In ‘PolicyMic,’ FIRE’s Peter Bonilla Discusses OCR’s Threat to Free Speech

By May 27, 2011

In his latest piece for PolicyMic, Peter BonillaAssistant Director of FIRE’s Individual Rights Defense Programexplains exactly how the April 4 "Dear Colleague" letter from the U.S. Department of Education’s Office for Civil Rights (OCR) will negatively impact student speech rights on campus.

As Torch readers know, we’ve been focusing primarily on the due process implications of the letter’s mandates. But, echoing Greg’s piece for The Daily Caller earlier this week, Peter points out that OCR’s failure to reaffirm that its enforcement of civil rights laws must respect First Amendment rights compounds the threat to student speech already presented by many universities’ overbroad and vague sexual harassment policies. Peter writes:

What about incidents of "harassment" based on speech and expression, which also fall under OCR’s regulatory authority? Here the picture is grim, as well. OCR’s letter completely fails to recognize that its civil rights enforcement in higher education must be consistent with university students’ First Amendment rights, which the Supreme Court recognizes time and again as important to society’s well-being.

As I have discussed on PolicyMic before, a significant majority of universities maintain speech codes that flatly violate its students’ free speech rights, often in the form of overbroad and sloppily written "harassment" policies. While it’s true that harassment should not be tolerated by students or universities, such poorly conceived policies result in investigations and punishments because students express opinions that only some find offensive. The problem here isn’t that universities may use too low a standard of proof to investigate such expression; it’s that they investigate it at all. This is part of the reason why OCR’s 2003 "Dear Colleague" letter stressed that its regulations did not permit universities to trample on students’ free speech rights.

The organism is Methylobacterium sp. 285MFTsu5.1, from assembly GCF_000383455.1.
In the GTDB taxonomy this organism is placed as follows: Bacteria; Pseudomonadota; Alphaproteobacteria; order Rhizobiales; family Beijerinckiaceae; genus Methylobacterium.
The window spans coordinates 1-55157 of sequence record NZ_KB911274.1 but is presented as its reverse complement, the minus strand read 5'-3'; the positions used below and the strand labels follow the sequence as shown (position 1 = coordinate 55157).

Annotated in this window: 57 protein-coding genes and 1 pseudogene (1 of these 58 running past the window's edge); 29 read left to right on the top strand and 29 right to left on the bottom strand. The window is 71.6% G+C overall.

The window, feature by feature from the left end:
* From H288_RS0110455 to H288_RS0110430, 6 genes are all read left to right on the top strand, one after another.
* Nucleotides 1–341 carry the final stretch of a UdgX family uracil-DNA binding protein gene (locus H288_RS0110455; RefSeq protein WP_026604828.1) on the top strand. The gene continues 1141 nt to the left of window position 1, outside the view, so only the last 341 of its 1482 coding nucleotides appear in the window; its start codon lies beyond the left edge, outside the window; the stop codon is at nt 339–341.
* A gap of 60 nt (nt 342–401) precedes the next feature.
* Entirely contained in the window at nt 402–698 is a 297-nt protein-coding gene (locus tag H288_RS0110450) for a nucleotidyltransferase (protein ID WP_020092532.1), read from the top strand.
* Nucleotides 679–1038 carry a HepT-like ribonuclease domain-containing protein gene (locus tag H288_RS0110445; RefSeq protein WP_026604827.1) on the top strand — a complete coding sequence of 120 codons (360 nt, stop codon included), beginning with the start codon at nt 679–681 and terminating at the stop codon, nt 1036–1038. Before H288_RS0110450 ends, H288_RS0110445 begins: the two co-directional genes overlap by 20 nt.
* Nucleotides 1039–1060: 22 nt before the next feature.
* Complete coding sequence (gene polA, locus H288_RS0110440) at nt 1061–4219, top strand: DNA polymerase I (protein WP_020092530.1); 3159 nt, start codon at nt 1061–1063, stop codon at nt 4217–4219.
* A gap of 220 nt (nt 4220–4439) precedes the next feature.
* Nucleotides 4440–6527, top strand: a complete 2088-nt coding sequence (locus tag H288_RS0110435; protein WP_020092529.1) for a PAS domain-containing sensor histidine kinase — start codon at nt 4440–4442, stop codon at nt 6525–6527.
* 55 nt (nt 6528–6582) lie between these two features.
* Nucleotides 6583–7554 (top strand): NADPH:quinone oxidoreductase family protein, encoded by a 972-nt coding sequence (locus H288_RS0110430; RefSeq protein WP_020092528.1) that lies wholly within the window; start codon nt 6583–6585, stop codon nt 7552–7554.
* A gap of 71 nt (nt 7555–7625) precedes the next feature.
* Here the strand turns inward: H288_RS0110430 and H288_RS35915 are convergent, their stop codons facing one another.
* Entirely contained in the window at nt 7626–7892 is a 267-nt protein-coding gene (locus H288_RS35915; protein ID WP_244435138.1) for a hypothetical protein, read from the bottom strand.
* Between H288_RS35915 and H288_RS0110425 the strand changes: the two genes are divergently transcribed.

Unfortunately, OCR’s mandate ensures that more protected expression will be investigated. This bodes ill for students in a university system that has already demonstrated its willingness to punish free speech.

Torch readers are strongly encouraged to check out Peter’s piece in full.

Cases: U.S. Department of Education’s Office for Civil Rights April 4, 2011, Guidance Letter Reduces Due Process Protections